This is a rush transcript from "Hannity," December 14, 2009. This copy may not be in its final form and may be updated.

SEAN HANNITY, HOST: In an appearance on "60 Minutes" last night, the president came out with an aggressive and highly personal dig at the financial sector. Let's take a look.


PRESIDENT OBAMA: I did not run for office to be helping out a bunch of, you know, fat cat bankers on Wall Street. The only ones that are going to be paying out these fat bonuses are the ones that have now paid back that TARP money and —

STEVE KROFT, "60 MINUTES" HOST: Do you think that's why they paid it back so quickly?

OBAMA: I think in some cases that was motivation.


HANNITY: All right, it's no secret the recession has been a painful period for many on Wall Street, but there's one sector filled with fat cats that the president seems to have overlooked. And that's the federal government. Not only is Uncle Sam virtually the only employer to have taken on more workers during the recession, but the number of federal employees making six figures has also sky rocketed.

• Video: Watch Sean's interview with Michael Steele

USA Today reports, quote, "The number of federal workers earning six-figure salaries has exploded during the recession. Federal employees taking salaries of $100,000 or more jumped from 14 to 19 percent of civil servants during the recession's first 18 months, and that's before overtime pay and bonuses are even counted."

Now USA Today concludes that, quote, "Federal workers are enjoying an extraordinary boom time." Well, is that true for any other industry in the nation? And if not, the president may want to direct his anger elsewhere. At government.

Joining me now with reaction is the chairman of the Republican National Committee, Michael Steele. Before we get to the government side of this, you know, I used to be — I used to work in construction years ago. I've done every job since I was 12 years old, washing dishes. I was a busboy. I was a bartender. I was a waiter.

I've done every job there is. If rich people that the president seems to demonize regularly — if they don't spend their money, is it the rich people that get hurt or all the people with the jobs that are supported by rich people? Who gets hurt more?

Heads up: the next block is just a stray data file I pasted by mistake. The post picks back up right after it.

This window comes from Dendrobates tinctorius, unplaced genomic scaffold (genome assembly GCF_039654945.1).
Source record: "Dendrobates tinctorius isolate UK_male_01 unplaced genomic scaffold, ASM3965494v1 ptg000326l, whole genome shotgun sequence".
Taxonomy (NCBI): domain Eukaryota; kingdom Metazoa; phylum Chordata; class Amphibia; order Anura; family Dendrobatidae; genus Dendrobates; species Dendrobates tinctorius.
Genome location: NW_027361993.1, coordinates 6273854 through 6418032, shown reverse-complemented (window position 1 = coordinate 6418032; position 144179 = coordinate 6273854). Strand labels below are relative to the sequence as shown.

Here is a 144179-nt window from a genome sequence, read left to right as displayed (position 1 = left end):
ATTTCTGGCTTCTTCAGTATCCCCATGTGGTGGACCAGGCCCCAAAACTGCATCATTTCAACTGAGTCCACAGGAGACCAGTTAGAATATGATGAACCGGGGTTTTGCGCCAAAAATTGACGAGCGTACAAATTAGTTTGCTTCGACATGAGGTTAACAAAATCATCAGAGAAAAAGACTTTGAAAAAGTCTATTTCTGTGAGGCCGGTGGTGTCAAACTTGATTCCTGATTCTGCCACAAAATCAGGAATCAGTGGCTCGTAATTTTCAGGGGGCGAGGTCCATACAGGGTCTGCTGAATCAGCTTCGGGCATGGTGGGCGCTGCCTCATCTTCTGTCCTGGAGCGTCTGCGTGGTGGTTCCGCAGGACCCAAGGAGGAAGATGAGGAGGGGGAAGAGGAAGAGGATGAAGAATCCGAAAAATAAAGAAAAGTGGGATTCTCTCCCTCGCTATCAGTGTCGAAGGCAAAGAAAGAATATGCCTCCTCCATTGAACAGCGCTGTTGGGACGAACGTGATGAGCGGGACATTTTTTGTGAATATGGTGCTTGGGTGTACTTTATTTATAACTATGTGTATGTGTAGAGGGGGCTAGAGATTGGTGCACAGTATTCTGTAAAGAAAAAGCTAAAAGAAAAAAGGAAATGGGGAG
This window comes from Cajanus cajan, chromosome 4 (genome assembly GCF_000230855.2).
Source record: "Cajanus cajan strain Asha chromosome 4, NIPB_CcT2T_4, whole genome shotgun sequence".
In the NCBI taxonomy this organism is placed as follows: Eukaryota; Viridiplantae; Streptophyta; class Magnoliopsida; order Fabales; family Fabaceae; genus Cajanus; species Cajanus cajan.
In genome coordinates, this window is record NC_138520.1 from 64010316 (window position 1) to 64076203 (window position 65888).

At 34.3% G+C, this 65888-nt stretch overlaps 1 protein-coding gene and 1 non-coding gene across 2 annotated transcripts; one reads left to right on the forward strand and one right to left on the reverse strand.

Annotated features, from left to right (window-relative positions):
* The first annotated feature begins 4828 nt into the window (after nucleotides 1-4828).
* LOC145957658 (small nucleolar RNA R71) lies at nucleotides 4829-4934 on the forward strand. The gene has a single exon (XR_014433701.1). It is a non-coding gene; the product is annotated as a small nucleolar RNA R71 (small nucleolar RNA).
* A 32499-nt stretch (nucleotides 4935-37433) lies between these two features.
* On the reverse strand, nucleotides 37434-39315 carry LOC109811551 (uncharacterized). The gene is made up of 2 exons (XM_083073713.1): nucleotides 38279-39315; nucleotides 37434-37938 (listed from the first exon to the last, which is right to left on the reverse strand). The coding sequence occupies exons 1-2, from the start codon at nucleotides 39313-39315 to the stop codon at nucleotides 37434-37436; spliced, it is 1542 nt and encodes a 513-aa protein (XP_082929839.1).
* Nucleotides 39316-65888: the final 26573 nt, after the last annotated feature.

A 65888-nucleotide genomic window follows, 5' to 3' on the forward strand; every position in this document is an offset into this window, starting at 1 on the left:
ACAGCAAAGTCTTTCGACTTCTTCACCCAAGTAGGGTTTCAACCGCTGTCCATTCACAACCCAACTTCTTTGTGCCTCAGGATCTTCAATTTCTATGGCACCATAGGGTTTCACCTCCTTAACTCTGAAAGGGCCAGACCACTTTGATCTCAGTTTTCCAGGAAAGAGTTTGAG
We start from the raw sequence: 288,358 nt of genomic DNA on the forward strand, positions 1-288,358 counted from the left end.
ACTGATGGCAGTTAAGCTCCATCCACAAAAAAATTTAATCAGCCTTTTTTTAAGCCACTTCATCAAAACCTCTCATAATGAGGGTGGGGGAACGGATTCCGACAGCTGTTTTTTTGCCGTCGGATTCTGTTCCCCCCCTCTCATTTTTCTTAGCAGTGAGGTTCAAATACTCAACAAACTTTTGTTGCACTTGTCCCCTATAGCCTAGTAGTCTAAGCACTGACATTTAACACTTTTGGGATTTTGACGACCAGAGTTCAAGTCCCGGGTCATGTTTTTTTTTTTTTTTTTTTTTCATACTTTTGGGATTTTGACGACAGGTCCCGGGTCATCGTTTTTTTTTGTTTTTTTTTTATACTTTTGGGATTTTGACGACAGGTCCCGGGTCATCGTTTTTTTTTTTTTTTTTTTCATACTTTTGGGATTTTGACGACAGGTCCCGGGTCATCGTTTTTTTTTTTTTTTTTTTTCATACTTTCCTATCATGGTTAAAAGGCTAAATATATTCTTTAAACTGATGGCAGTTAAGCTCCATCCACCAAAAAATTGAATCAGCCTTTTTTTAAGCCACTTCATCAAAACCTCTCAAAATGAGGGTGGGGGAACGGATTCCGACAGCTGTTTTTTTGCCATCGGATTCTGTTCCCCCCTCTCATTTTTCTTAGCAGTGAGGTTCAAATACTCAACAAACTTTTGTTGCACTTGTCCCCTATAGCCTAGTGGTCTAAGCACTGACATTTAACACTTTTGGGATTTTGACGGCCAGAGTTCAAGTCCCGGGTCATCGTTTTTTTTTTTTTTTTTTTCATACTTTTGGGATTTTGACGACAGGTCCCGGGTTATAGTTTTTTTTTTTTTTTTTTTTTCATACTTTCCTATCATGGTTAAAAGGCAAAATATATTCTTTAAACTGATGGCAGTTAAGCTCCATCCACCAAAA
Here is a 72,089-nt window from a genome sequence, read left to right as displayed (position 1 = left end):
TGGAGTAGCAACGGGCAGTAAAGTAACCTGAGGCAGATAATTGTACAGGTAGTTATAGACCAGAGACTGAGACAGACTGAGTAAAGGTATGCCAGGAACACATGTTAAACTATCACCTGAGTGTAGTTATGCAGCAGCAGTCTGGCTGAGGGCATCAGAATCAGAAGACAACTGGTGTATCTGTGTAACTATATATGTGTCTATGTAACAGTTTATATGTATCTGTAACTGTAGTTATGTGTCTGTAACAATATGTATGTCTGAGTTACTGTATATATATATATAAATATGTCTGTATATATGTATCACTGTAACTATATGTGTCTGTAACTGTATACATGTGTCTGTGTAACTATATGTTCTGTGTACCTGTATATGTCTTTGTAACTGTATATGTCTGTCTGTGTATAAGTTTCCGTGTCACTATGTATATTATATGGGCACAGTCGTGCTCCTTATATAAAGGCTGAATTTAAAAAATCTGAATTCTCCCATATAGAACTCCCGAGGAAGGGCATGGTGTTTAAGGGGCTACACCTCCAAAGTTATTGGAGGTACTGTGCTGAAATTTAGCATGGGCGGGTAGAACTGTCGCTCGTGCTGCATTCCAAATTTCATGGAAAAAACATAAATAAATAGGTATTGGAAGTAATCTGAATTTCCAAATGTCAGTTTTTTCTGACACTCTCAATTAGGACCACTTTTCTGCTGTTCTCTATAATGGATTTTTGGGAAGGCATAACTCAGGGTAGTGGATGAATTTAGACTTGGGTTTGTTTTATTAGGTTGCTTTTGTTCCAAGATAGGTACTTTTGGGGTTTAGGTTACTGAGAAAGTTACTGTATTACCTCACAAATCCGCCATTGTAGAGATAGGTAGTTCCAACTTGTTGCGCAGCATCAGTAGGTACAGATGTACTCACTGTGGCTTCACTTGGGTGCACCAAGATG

MICHAEL STEELE, RNC CHAIRMAN: Well, it's certainly those in the middle class and the lower middle-class that feel the brunt of that contraction of those who have wealth who then take that wealth and invest it in the economy. They invest it if they are an employer in expanding their business and hiring other employees or they invest it in companies that do that, that afford those companies the ability to expand and hire.

So — I think, Sean, at the end of the day, you're looking at an administration that has a fundamentally flawed view of how free markets, free enterprise and the capital system that has built this nation works.


STEELE: When you have the president going on "60 Minutes" and chastising Wall Street, fat cats, whoever they happen to be, the people who help create the economic engine in this country to stimulate growth, but then called them into Washington the next day or so and say —

HANNITY: All right.

STEELE: "Look, we need you to go back and do the same thing over again," it doesn't make much sense, now does it?

HANNITY: But if these companies pay back the TARP money, which in many cases they have, and then they ultimately start making profits again, and they give bonuses to people — and the people that received bonuses paid their taxes on that, why would the president be angry? Why would he care?

STEELE: I think it's because — I think it really goes to how he ran the campaign and a lot of the things that the president said during the campaign. There is a fundamental effort afoot here to shift, redistribute the wealth that is created and earned in this nation to government through whatever policies, whatever means that fit, that work.

Health care is just the first wave. Cap-and-trade is the next. Card check is another way in which they empower those institutions that are either beholden to the government or the government itself.

HANNITY: All right. Let me —